A fresh approach to a public/private partnership provided one answer, at least for the company's three pop-up cabins in New York Harbor, open Memorial Day to Labor Day 2017. The National Parks Service manages the land that those cabins sit on. Another permanent site (not in partnership with the NPS) outside of New York City came online in 2016. Now, thanks to a $15 million investment from investor/developer L Catterton, the duo are set to bring Getaway to new markets.
Clearly, more than great ideas are at work here. Read on for these pioneers’ best practices for making design revolution a marathon, not a sprint.
First and foremost: Know when not to innovate. Even the cleverest concepts are only sustainable if the methodology behind them is as well-considered as the elevator pitch. And, beyond obvious efficiencies of scale for giant hotel chains and a few specific corporate amenities like loyalty programs, unconventional operators like 21c and Getaway still choose to follow most of the conventional wisdom about how to build a lasting corporate framework to support even the quirkiest design.
21c, for example, has a book of brand standards that spans everything from the big picture overview of cutting-edge art and great F&B to a detailed design strategy. “The formula may not be visible, but to us the public areas are always about art. The upstairs [guest spaces] should feel like home,” says Deborah Berke, partner at her eponymous design firm, who has collaborated on all the 21c hotels.
Even the guest room floors aren’t exempt from their own entry in that brand encyclopedia.
“We try to avoid using carpet in the rooms, for example, unless there is a special case; we’ve used everything from terrazzo to wood instead,” says Berke.
Keeping the back-of-house spaces as standard as possible helps streamline the process of converting old buildings (though, Wilson notes, complete consistency isn’t possible in historic sites) and prevent overruns.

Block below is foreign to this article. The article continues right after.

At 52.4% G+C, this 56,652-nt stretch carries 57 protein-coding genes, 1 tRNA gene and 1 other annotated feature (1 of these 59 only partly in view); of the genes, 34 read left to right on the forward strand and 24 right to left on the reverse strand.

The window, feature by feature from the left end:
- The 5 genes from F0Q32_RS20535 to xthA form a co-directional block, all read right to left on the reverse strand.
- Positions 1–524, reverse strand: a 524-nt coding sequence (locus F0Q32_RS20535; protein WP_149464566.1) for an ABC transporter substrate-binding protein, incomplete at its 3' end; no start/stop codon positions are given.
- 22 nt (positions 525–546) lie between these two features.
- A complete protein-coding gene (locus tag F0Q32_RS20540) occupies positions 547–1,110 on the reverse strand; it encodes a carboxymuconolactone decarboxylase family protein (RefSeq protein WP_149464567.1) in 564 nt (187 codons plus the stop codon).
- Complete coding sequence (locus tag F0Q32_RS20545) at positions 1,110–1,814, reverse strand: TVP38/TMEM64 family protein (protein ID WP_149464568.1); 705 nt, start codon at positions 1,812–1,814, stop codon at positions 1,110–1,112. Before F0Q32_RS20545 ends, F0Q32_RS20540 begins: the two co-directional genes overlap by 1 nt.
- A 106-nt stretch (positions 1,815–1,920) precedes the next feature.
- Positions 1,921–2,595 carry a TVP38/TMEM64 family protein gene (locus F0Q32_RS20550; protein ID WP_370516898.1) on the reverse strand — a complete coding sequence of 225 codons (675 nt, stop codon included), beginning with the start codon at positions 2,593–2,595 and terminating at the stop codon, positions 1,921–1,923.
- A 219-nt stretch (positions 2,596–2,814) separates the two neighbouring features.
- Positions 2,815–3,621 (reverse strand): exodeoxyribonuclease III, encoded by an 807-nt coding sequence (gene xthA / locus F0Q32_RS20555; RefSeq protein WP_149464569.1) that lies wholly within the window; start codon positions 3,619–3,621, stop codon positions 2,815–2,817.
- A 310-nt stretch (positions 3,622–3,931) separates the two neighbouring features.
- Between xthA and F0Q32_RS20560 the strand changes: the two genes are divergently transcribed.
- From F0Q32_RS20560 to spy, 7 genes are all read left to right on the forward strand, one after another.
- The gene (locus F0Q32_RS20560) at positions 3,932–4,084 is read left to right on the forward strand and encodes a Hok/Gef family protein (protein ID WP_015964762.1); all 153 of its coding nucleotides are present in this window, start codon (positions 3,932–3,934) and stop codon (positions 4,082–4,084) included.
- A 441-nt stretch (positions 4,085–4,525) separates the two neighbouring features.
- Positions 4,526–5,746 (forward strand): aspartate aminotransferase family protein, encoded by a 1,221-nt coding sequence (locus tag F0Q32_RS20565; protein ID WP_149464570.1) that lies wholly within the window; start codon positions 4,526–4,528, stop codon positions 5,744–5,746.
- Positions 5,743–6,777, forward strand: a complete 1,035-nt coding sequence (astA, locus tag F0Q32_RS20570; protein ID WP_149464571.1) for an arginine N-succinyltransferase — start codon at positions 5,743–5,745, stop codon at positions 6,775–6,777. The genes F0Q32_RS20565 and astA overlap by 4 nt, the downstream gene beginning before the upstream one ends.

Davis and Staff took a different leaf out of the big-brand playbook: tiered room offers that let guests, even in a retreat setting, choose their own experience each time they stay.
“We build each cabin around big central elements: real wood, high quality materials, big windows that let nature be the star and lots of space for lounging, reading and reflecting,”
“Various cabin families (each unit can sleep two to four people) arrange our key elements in different ways.”
And people don’t want their style cramped, even in a small space. Electric toilets and real showers are built into one end of each cabin, all of which also have a kitchen. Guests won’t settle for cheap finishes or subpar build quality, even in what is, effectively, a trailer. (Staff lived in one in his pre-Harvard days, so he should know).
“Fortunately, the scale of the cabins makes superior finishes more affordable,”
Staff points out.
So, ultimately, even visionaries have to know their way around Excel sheets, paperwork and TripAdvisor reviews. But before designers or owners tear their hair out over that, they can take comfort in the fact that doing so allows them to take style risks when they’re backed up with good business sense.
Homework still pays off. Sorry ‘bout that.